Technical ImpartialityIndependence TransparencyNo reason Total

102 1155152 6380
Retain & Reform1 31166 171

1.   Does it perform a technical function?

  This is perhaps the criterion most open to interpretation, as it could be argued that most, if not all, public bodies carry out some kind of technical function. David Cameron has stated that in these bodies "the public needs to know that people with the right training, professional knowledge and specialist skills are carrying out the work", and listed the Nuclear Installations Inspectorate, the Bank of England and OFWAT as examples of public bodies that met this test. Of these three, only OFWAT appears on the final quango list, and no reason is given for its retention.

  Bodies adjudged to have passed this test include:

    — BBC.

    — UK Trade & Investment.

    — The National Archives.

    — Ordnance Survey.

2.   Does it need to be politically impartial?

  In David Cameron's speech of July 2009 this test was specifically directed at quangos that distributed taxpayers' money, such as Research Councils. The test now appears to have become much broader to encompass a wider group of bodies, including:

    — Research Councils.

    — Committee of Standards in Public Life.

    — Civil Nuclear Police Authority.

    — Care Quality Commission.

    — NHS Pay Review Body.

    — Independent Police Complaints Commission.

3.   Does it act independently to establish facts?

  In David Cameron's speech of July 2009 and in Francis Maude's letter this test also refers to the need for facts to be transparently determined. David Cameron gave the example of the Office for National Statistics, but this does not appear on the final list. Only five quangos have been listed as passing this test, from DECC and Defra:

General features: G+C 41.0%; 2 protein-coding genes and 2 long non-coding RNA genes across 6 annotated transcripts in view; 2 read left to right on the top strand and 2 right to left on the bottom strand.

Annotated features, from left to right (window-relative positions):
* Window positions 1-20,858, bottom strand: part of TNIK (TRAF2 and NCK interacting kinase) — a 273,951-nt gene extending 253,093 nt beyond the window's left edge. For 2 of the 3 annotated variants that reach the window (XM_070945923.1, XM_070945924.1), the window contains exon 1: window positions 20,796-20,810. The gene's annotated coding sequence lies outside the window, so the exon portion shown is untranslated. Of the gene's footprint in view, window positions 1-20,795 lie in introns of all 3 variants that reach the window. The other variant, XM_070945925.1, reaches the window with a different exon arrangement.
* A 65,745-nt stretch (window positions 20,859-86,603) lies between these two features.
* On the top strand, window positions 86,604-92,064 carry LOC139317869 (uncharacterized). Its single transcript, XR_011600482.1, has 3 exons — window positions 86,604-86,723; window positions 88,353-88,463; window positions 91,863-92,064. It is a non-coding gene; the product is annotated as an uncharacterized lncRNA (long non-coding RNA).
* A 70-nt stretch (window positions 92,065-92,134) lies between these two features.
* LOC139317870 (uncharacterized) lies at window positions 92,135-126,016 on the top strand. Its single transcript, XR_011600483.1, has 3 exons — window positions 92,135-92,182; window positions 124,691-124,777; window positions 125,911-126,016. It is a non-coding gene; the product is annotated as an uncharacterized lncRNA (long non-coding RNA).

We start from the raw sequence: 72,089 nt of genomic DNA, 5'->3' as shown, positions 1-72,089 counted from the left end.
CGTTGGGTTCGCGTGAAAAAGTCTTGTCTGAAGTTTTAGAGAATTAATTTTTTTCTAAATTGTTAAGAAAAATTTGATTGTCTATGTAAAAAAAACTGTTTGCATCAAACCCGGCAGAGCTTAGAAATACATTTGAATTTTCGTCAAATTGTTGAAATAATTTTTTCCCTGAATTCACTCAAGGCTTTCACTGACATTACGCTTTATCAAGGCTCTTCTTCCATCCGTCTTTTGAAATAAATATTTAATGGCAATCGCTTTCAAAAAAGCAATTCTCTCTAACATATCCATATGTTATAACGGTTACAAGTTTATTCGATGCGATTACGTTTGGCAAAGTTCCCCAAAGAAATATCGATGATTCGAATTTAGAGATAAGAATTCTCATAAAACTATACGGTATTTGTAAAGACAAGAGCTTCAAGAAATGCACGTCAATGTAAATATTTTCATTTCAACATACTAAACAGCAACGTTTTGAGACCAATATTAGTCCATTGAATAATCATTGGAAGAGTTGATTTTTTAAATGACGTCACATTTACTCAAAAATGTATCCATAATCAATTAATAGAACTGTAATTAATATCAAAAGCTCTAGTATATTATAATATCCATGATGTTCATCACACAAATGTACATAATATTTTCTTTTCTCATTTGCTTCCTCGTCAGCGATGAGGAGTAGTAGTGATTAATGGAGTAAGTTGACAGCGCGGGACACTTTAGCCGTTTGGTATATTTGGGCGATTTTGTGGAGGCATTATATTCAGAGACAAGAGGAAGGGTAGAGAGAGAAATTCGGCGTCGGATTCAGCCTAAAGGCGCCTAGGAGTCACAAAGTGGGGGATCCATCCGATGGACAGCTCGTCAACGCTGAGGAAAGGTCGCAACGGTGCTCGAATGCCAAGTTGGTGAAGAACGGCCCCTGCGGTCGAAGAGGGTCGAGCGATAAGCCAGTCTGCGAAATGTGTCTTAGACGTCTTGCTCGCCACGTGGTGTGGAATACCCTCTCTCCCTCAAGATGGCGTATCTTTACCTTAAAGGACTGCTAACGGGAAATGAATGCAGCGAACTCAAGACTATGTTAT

— Coal Authority.

    — Committee on Climate Change.

    — Committee on Radioactive Waste Management.

    — Fuel Poverty Advisory Group.

    — Science Advisory Council.

  The Ministry of Justice is the only department to retain quangos on transparency grounds. Since it has retained other quangos on the grounds of technical function and impartiality, one can presume that it has used the term transparency to mean the independence test:

    — HM Inspectorate of Prisons.

    — HM Inspectorate of Probation.

    — HM Land Registry.

    — Official Solicitor.

    — Prisons and Probation Ombudsman.

    — Restraint Accreditation Board.

    — Independent Monitoring Boards of Prisons, Immigration Removal Centres and Short-Term Holding Rooms (x147).